Chatsworth House Style - Part 2 - Corsets, Christian Dior & the Cavendishes May 25 2019, 0 Comments
I visited Chatsworth 'House Style' exhibition, taking the opportunity to gather together some interesting (and quirky) facts, and photos of luscious antique lace, dresses and embroideries in order to share it with like-minded Ava customers on our blog...
As it turned out there was quite a lot to cover so I've decided to split the post into two parts - Part 1 covers: lace, embroidery and detail from other selected fineries, along with the interesting and romantic history of some famous American women who made Chatsworth their home...here is Part 2, covering the bridal display and stays, corsets and some influential women featured in the exhibition...
Eerie Chapel Bridal display
I thought that the highly impactive standout display of family bridal gowns in the Chapel was an outstanding curatorial triumph, credit where credit is due here to whomsoever designed this display, brilliantly placed and arranged in their setting. The way they were positioned and lit made them appear ghost-like and other-worldly as you can see below...
Display of Cavendish family bridal gowns through generations
To give you some context, the Chapel is housed in a room in Chatsworth House itself, it isn’t a separate building - Chatsworth House is just that immense that a Chapel/room this size fits into it easily! The gowns themselves were those worn by various members of the Devonshire family. They were mostly relatively modern (early 1900's - 2007) and generally in isolation were less interesting than the overall effect of them grouped in the room. My personal favourite was the fabulous large asymmetric headdress with faux silk roses (see image on the bottom left) - I think it is really bold and effective, well balanced design.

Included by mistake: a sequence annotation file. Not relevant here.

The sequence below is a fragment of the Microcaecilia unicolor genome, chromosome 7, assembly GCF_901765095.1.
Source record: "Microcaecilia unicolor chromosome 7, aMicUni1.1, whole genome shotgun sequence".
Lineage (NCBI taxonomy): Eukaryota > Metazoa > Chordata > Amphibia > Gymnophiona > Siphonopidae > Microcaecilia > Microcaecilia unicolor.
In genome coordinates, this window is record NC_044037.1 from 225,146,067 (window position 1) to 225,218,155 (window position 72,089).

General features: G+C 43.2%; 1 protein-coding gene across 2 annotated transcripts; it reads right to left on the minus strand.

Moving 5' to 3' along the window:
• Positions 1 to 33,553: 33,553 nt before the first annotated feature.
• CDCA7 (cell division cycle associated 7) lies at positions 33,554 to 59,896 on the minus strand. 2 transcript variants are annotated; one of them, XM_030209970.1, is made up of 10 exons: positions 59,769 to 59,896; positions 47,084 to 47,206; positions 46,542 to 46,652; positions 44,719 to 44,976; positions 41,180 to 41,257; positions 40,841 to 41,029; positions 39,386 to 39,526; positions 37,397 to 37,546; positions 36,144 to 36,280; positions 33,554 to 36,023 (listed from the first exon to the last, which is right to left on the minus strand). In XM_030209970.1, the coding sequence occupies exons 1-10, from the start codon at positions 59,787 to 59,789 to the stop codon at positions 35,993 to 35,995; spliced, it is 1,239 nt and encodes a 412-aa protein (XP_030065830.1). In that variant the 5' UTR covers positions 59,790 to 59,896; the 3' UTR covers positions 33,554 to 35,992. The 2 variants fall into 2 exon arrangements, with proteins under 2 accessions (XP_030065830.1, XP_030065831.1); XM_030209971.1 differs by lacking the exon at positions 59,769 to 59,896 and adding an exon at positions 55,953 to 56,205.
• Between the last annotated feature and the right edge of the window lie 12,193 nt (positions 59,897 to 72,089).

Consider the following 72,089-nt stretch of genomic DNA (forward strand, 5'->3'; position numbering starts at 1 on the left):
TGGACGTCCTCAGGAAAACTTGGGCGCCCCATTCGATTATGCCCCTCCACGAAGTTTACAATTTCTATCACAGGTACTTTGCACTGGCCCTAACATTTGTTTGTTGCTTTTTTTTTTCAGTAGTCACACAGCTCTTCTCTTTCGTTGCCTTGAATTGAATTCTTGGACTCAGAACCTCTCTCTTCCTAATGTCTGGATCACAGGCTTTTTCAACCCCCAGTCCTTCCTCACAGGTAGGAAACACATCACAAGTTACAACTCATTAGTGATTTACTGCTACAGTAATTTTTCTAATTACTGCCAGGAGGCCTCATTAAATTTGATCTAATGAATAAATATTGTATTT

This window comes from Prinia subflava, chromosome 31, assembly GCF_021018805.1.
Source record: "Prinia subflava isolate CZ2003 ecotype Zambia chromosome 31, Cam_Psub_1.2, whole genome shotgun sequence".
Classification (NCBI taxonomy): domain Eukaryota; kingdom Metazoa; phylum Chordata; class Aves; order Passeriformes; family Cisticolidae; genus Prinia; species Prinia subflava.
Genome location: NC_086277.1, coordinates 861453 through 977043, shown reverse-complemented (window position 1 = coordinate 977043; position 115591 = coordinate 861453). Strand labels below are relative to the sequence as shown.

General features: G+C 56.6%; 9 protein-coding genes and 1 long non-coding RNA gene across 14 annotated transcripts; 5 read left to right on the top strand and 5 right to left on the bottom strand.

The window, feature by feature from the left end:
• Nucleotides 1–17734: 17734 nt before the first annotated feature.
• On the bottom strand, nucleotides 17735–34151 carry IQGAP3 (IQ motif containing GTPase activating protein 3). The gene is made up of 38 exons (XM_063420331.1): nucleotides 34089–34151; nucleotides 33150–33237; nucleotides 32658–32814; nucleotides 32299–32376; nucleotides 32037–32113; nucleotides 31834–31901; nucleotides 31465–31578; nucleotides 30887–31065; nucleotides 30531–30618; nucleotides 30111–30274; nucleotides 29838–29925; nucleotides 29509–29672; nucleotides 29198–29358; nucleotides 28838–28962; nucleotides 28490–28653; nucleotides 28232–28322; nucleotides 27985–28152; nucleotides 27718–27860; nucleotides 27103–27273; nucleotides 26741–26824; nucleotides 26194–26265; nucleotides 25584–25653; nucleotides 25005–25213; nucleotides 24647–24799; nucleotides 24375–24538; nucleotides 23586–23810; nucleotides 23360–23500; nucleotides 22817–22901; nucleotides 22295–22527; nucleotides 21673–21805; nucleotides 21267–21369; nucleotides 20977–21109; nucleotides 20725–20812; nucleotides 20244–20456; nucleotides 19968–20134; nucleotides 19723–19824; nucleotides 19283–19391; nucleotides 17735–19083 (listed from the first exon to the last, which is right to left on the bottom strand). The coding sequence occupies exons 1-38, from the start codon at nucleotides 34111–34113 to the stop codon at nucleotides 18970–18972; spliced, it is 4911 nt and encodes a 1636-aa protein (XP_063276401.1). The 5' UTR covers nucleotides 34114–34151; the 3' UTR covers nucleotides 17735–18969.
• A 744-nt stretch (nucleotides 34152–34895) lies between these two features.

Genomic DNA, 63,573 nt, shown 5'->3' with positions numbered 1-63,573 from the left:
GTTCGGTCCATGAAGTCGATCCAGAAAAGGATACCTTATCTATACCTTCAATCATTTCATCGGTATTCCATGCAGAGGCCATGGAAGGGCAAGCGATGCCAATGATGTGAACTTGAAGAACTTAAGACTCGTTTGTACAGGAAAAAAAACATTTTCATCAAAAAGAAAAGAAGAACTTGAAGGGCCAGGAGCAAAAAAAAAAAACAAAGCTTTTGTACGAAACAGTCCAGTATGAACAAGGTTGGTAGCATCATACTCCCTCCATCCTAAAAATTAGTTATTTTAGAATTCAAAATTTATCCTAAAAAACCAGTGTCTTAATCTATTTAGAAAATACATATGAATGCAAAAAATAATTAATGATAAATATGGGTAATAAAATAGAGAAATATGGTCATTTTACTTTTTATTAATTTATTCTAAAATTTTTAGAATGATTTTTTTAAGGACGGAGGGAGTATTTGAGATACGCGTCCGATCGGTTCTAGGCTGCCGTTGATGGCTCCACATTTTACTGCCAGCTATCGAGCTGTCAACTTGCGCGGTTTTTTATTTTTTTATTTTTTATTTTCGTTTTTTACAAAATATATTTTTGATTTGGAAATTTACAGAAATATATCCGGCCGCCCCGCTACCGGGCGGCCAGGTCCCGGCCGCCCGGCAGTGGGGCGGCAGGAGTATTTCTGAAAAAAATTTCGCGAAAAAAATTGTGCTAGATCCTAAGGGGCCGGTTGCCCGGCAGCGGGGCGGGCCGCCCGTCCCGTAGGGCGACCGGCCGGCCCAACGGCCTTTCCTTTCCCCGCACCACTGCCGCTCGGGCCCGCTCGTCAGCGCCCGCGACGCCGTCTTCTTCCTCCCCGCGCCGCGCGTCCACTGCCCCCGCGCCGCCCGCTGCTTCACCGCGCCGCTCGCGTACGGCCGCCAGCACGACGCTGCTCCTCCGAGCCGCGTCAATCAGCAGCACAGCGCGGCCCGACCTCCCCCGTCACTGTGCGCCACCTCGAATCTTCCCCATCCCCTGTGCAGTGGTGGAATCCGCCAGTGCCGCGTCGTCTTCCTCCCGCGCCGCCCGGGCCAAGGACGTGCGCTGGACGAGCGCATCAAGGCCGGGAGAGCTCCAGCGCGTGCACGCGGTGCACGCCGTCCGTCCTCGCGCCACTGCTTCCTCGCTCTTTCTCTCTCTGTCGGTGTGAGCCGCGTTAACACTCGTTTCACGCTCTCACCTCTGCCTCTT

One older piece was to be found in a dimly lit cabinet around the side of the room, dated 1829, this can be seen in the bottom right photo shown above; it shows a pretty Orange Blossom headdress made of pigskin and wire, which was worn by Lady Blanche on her wedding day when she married William Cavendish (later the 7th Duke of Devonshire and not to be confused with the William Cavendish whom is mentioned later in this post.
Vivienne Westwood, Mythical Beasts and Bess of Hardwick
First up is this amazing dress by Vivienne Westwood, this is her take on the original dress as shown in the portrait at the back (behind the mannequin’s left shoulder in the image below).